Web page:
A Brief Introduction to Unconditional Eternal Security

A Brief Introduction to Unconditional Eternal Security

Some call it “eternal security,” others call it “once saved, always saved,” and still others call it “perseverance of the saints.”  There are variations in this theological position, but they all promote the view that after a person comes to Christ and is saved, nothing at all can separate that person from Jesus Christ, nothing can keep that person from eternal life, and no sin can bring eternal condemnation.

Two basic views prevail among those who hold to “eternal security.”  First, some contend that if a person is genuinely saved from sin and is in Christ Jesus, he will “persevere” until the end of his life with at least a measure of faith and obedience and will then enter eternal glory with God.  If a professing Christian seriously sins or becomes an unbeliever, this view says that such a person was not actually saved in the beginning when he thought he was.  Generally, this view is held by those of the “Reformed” faith, otherwise known as classical Calvinism.

Second, others say that after a person genuinely is saved, he may indeed fall into serious sin and remain there, even to the point of becoming an unbeliever and refusing to repent, but that person remains eternally secure and will die to be with the Lord.  This view allows for much sin in a person’s life.  While not promoting sin in the Christian, proponents of this view say that deliberate and unrepentant sin may be there, but there will be no eternal condemnation because of it.  Sometimes those of the Calvinistic persuasion refer to this position as “easy believism.”

We believe that both of these “eternal security” positions are wrong, false, and unscriptural.  We are convinced that eternal life is given to those who believingly repent and continue to live faithfully for the Lord Jesus through life (Revelation 2:10).  Salvation and eternal life are only in Jesus Christ (Ephesians 1:3; 1 John 5:11-12) and if one does not remain in saving union with Him (John 15:1-8), he forfeits the life that is in Christ (Hebrews 6:4-8).  If one falls into sin, remains in sin, and refuses to repent of that sin, he has only death and condemnation awaiting him (Hebrews 10:26-31; 2 Peter 2:1, 20-22; Romans 6:22-23; Galatians 5:19-21; 1 Corinthians 6:9-11; Revelation 21:8).  Eternal life is given to the believer, and the believer is one who continues in saving faith that continues to obey the Lord until the end (John 3:36; Hebrews 3:12-13).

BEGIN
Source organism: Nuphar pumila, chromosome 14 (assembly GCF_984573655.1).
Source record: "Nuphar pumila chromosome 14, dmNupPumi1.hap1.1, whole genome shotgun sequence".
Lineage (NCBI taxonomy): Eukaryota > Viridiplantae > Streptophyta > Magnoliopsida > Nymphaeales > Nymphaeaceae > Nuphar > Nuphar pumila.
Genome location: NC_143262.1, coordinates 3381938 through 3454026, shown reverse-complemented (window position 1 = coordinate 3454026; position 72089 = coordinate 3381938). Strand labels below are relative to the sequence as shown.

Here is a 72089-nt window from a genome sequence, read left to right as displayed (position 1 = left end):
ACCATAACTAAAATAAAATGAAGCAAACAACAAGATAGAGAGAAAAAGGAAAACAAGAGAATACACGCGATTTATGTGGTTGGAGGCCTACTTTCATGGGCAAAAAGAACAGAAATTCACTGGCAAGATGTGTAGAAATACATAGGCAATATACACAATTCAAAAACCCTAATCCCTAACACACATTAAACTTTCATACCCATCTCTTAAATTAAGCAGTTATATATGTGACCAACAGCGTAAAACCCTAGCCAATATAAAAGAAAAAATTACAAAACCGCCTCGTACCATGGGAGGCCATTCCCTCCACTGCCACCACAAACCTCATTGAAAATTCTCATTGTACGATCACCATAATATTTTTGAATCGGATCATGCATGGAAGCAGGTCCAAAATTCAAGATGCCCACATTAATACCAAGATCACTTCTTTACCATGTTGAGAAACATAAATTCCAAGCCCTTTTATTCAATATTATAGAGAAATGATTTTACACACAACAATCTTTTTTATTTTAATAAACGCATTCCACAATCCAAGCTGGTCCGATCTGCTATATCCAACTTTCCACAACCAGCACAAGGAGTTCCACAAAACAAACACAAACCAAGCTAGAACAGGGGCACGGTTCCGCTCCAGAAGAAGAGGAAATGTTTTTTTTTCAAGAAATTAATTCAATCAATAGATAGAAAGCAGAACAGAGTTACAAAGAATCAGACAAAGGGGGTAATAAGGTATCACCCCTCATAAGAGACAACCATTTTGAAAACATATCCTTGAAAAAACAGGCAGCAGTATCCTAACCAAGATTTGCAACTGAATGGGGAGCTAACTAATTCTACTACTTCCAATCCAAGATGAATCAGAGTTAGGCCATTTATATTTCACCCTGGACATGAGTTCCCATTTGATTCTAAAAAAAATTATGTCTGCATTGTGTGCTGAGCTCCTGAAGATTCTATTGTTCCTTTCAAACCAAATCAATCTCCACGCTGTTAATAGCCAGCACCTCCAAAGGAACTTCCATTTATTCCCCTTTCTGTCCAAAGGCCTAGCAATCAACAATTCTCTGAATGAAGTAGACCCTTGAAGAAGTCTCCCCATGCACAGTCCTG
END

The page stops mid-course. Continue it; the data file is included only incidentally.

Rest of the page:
One of the serious problems with the unconditional security position is that there are vast numbers of professing Christians who think they are saved but are living careless, indifferent, and even sinful lives—yet they still think they are saved and going to heaven!  Further, there are many who are depending on a past religious experience when they think they were saved, but their present life does not give evidence of a living, active, obedient faith in Jesus Christ.  They allow known, deliberate, unrepentant sin in their life, yet assume that they are saved because of this past experience.  In my own life, God enabled me to reach out to a number of people, share the good news of Jesus Christ with them, and presumably baptize them into Christ—but by far the majority of them have fallen away.  These people have gone into a life of lukewarmness, sin, compromise, unfaithfulness, disobedience, and false beliefs and practices, yet probably many of them still think they are saved.  This points up the serious danger and tragic consequences of relying on a past experience, while living in sin and unfaithfulness to the living God!

We are not dealing with the subject of eternal security at this time, in this article, but we do encourage you to examine the articles that are available on this website and many other ones that we hope to make available.  Keep an open mind to this issue and be willing to examine the Word of God daily to see whether you have believed the truth or have been deceived on this matter (Acts 17:11; 1 Thess. 5:21-22).  Test yourself and be willing to change your belief in this if Scripture leads you to do so (2 Cor. 13:5).  In all things, run from sin (1 Cor. 15:34) and abide in Jesus Christ (John 15:1-8)!

Richard Hollerman



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